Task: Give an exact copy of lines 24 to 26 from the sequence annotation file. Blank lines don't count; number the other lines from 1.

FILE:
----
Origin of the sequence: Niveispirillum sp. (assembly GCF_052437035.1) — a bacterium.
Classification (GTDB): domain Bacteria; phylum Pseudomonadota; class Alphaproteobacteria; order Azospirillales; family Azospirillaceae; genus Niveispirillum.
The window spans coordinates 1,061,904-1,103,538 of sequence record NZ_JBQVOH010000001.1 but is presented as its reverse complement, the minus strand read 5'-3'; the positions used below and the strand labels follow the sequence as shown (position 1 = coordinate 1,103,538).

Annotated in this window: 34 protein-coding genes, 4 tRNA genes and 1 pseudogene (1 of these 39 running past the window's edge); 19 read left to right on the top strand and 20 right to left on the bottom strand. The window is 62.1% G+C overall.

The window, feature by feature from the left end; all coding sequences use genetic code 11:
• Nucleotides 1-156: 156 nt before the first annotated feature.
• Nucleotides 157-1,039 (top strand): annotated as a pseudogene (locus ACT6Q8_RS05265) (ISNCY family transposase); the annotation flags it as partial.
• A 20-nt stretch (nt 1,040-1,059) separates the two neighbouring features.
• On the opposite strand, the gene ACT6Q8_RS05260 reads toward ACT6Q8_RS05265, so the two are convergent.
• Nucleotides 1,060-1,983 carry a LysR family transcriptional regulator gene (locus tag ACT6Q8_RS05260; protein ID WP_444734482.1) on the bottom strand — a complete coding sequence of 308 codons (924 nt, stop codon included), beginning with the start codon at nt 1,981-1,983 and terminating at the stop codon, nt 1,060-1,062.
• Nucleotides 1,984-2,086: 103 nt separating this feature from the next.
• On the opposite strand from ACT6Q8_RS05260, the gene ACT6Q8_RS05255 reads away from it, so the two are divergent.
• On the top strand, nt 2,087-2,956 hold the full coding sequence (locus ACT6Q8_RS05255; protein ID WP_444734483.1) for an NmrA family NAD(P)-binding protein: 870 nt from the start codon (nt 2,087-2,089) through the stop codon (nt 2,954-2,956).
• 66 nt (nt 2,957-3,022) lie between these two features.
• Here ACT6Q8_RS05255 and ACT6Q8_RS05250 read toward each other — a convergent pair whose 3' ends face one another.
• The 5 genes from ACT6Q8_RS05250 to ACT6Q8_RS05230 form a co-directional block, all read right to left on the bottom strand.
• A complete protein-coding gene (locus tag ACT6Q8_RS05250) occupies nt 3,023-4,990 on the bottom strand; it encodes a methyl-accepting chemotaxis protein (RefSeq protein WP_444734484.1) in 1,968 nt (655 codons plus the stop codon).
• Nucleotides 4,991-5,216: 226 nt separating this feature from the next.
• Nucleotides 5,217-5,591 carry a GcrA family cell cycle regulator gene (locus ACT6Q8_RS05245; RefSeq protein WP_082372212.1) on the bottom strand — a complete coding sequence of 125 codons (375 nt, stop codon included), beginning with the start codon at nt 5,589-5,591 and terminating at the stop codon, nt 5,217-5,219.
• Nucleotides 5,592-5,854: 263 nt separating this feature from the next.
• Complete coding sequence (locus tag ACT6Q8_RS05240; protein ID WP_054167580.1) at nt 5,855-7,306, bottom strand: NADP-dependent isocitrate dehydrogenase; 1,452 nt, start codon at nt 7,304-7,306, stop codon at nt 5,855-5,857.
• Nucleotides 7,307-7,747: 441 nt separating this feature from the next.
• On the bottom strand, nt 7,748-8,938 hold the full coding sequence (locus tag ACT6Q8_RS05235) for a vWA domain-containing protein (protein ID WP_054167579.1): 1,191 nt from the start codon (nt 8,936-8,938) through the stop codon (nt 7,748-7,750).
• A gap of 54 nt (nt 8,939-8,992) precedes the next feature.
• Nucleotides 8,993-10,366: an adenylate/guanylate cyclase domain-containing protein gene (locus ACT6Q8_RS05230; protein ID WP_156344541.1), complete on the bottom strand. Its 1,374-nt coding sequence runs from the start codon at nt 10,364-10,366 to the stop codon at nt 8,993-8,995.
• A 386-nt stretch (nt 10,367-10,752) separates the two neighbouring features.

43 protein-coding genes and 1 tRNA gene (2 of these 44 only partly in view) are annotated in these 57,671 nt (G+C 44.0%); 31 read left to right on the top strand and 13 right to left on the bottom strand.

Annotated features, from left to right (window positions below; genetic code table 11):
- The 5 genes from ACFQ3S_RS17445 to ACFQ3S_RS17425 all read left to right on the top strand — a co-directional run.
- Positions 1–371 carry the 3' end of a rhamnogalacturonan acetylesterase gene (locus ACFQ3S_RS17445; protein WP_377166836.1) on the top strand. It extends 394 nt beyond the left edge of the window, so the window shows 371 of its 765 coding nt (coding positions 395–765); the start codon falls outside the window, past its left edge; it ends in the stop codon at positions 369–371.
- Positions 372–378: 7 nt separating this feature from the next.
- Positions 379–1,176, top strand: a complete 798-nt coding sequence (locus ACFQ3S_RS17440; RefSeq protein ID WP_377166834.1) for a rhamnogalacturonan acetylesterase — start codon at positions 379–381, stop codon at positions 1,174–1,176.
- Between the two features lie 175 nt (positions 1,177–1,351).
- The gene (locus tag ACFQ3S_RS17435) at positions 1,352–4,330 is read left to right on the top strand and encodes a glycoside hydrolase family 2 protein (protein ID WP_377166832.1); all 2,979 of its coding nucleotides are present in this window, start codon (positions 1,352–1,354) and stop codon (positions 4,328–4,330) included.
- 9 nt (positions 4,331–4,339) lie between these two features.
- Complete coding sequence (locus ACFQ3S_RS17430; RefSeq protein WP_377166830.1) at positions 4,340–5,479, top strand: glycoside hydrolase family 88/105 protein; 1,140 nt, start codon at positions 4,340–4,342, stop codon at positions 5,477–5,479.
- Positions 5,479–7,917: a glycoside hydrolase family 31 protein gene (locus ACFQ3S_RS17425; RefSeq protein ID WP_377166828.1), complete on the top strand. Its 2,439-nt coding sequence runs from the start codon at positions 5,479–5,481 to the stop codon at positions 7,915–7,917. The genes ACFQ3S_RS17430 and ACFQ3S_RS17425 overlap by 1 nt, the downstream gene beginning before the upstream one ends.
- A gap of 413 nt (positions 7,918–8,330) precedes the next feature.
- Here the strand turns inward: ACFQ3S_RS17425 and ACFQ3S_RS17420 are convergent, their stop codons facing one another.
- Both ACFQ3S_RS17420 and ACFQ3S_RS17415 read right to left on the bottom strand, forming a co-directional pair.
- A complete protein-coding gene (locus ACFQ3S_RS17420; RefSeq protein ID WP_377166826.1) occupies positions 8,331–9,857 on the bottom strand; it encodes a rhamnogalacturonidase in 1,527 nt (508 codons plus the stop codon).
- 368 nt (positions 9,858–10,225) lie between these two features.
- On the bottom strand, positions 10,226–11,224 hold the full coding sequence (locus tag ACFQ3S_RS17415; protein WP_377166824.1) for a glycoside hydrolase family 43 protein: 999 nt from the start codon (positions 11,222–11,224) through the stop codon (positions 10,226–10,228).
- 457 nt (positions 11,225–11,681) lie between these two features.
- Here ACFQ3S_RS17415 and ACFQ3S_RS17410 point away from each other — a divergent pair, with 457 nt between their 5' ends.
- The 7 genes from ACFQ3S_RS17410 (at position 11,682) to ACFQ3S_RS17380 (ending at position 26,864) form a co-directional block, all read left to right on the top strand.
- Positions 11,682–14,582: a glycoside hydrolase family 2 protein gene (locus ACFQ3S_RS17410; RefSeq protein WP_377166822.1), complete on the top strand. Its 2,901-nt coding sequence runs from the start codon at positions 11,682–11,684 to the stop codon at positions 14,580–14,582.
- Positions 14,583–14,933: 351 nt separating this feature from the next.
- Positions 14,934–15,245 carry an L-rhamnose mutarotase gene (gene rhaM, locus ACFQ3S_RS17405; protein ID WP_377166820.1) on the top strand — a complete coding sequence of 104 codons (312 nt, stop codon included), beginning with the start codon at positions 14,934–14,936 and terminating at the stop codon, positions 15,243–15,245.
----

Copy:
• A gap of 54 nt (nt 8,939-8,992) precedes the next feature.
• Nucleotides 8,993-10,366: an adenylate/guanylate cyclase domain-containing protein gene (locus ACT6Q8_RS05230; protein ID WP_156344541.1), complete on the bottom strand. Its 1,374-nt coding sequence runs from the start codon at nt 10,364-10,366 to the stop codon at nt 8,993-8,995.
• A 386-nt stretch (nt 10,367-10,752) separates the two neighbouring features.